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Cape Town – Western Cape Premier Alan Winde joined the Oscar Winning “My Octopus Teacher“ crew in snorkeling and free diving in the Table Mountain National Park Marine Protected Area to mark World Oceans Week.
The premier said the crew taught him about their innovative Sea Change Project, which inspired the award-winning documentary, and aimed to promote human-nature connection and ocean protection.
“I had the opportunity to commend the crew on their successes, putting Cape Town on the centre stage among the international film community.
“I also thanked them for their contribution to conservation by driving awareness and compassion for our waters,” Winde said.
“I am proud to lead a provincial government which takes nature conservation seriously. Through CapeNature, we work extremely hard to conserve our precious and rich biodiversity, and through our partner GreenCape, we are working to support businesses and investors in the green economy to remove barriers to grow a more resilient and sustainable society.”
The Netflix Original documentary film, directed by Pippa Ehrlich and James Reed, documents a year spent by film-maker Craig Foster in getting to know and understand a wild common octopus in a kelp forest.
It won the award for Best Documentary Feature at the 93rd Academy Awards earlier this year.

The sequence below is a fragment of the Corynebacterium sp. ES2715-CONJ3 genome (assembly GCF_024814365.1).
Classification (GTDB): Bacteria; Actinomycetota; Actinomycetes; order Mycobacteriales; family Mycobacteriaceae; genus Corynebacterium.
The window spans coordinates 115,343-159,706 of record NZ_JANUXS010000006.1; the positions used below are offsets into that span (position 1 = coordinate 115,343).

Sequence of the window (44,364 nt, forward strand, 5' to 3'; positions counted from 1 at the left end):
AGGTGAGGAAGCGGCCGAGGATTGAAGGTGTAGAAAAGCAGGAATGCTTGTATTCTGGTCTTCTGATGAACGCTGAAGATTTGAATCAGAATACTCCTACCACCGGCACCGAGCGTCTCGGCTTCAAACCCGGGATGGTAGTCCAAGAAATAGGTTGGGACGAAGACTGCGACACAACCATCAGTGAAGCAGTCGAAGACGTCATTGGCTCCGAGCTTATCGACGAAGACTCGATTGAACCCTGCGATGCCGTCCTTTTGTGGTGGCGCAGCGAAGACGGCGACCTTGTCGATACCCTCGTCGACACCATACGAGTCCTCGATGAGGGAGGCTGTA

The Sea Change Trust was founded in 2012. Its team is working to showcase the beauty and value of the Great African Sea forest. Since their establishment, they have made numerous discoveries which have informed:
- The BBC’s “Blue Planet II“ TV series.
- An outdoor photography exhibition seen by an about a million people.
- The book “Sea Change” which will be released globally as “Underwater Wild” in October 2021.
- The “My Octopus Teacher“ documentary.
Speaking to the efforts of the Sea Change Project, producer Sophie Foulkes said: “We are a team of media and science professionals dedicated to connecting people to the wild through incredible stories backed by scientific knowledge.
“We are encouraging human beings to foster a meaningful relationship with the wild, and we support all efforts to regenerate and rewild our oceans.
“Our work includes films, books, exhibitions, marine biology research through living science, and impact campaigns,” Foulkes said.